At LandCentral, we make purchasing land relatively easy. A push of a button and, Voila! You can be a land owner. While that is a great thing, I always counsel my customers to do their due diligence. That means they have to take it upon themselves to research their dream property to make sure that it will work for them. Sometimes it can be difficult to know where to start if you are new to dealing with vacant land. So here are 5 research questions to ask before making your land investment that will help in your research prior to purchasing that perfect parcel.
What is the Property’s Zoning?
What is your purpose for the property? Are you planning on building on it? If so, what kind of dwelling do you want? How large? Do you want to have a piece of heaven to park your RV on temporarily or permanently? What if you want to keep it for retirement or pass it down to your children?
Knowing and understanding what your property can be used for is essential. Each county or city has zoning requirements. A simple phone call to the county and/or city planning and zoning department is a great way to ask your specific questions. Different zoning classifications can be residential, agricultural, commercial, mixed-use, etc. If you plan to have an emu farm while building a container home, you might want to find out if the property classed as high density residential could fit with those plans. A simple google search for the county planning and zoning department will get you to the right contact. Other good information to have would be the parcel number or possible address (if assigned, as not all vacant land has an address assigned). Sometimes the counties will have a GIS map indicating the land use (see above image.)
Does the Property Have Access to Water, Sewer and Electricity?
This is a great question! I love it when my customers ask this because it means they are taking steps to start researching their dream. Most vacant land doesn’t have utilities on the property. If the property is in an area where there is municipal (or public) access to water and sewer, then most likely you’d just have to see how much it would cost to hook it up. It could include extending those services to your property.
If it’s rural, do you need a well and septic system? A call to the county planning and zoning is a great place to start. They can usually tell you if the property is within city limits or if you need to dig a well. What if you need to have water hauled? How much would that cost? Then there’s the septic question: Sometimes, the county will refer you to their local or state health department regarding septic requirements. How far away is electricity? If I can see houses near the property or within a mile of the vicinity, I’m usually pretty confident that power can be run to the property. If your plans are to build on the property, this is a huge item to research.
Is the Property Located in a Flood Zone?
This is important information to know. Sometimes a property is vacant because it frequently is under water. Maybe the property is near a large body of water that floods every year or every five or ten years. How can you find out if your property is in a flood zone?
A simple call to the county planning and zoning bureau is a great place to start. You can always check the FEMA Flood Map Site where you can enter in the address or location of the property. Now that you’ve checked to see if your property is in a flood zone or not, what classification is it in. What does that mean? There are different zone classifications in a flood zone. This is important, because depending of what classification the property is in, you might need flood insurance if you are planning on building on the property.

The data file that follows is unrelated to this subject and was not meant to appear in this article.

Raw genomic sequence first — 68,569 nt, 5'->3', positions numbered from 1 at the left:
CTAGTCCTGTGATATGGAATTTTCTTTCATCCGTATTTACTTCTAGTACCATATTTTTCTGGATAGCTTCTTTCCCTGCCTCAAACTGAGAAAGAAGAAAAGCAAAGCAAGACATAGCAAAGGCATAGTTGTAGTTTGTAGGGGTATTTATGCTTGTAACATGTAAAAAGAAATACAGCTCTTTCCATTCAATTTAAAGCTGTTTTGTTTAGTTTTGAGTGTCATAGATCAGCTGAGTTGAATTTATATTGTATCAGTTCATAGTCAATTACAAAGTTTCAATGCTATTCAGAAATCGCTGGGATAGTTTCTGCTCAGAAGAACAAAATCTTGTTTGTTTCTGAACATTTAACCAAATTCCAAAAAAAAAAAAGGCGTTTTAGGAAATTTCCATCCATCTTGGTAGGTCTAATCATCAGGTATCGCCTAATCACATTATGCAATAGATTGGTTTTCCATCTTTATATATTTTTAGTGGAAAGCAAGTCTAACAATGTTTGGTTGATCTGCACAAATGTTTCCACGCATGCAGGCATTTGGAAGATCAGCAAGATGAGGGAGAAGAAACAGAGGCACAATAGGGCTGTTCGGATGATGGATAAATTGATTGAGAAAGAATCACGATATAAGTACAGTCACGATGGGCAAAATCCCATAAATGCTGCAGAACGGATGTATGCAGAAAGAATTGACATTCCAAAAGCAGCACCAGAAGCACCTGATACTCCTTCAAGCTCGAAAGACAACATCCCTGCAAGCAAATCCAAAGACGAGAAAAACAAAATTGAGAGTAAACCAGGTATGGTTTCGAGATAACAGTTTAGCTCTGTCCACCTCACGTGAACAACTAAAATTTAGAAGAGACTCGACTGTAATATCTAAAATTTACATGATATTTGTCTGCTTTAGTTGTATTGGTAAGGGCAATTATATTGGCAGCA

What Access Does the Property Have?
Have you heard of the term “landlocked?” Sometimes vacant land doesn’t have road access, and is surrounded by other parcels of land that is privately owned. Does this make the property useless? Not necessarily. If you have legal right to the property, an easement may be acquired. If you have a neighbor who is willing to grant you an easement, you can access your property. In most cases, a judge isn’t going to keep you from your property, but you might need to compensate whoever you are getting the easement from.
Another aspect to consider is the difference between legal access and physical access. Sometimes a property can have physical access, maybe by a dirt road that has been used for a long time, but the county doesn’t recognize it as a legal road. In this case, technically the property doesn’t have legal access, although you can physically get there.
The opposite can be true as well. The property can have legal access per the plat map, meaning that the county has planned for a road to be there, but the right of way, or physical road, hasn’t been established yet.
Google Earth is Your Friend
This isn’t really a question, but rather an informed statement. Google Earth is a free software that you can download, which can answer some of your questions. We use this program religiously at LandCentral. Are there houses nearby? Is there a street view of the property? What is the terrain like? How far is the nearest highway? These are some sample questions. Check this flyover on a property we have. This can give you an idea what Google Earth can do for you.
We hope this information was helpful in getting you started on researching your next investment.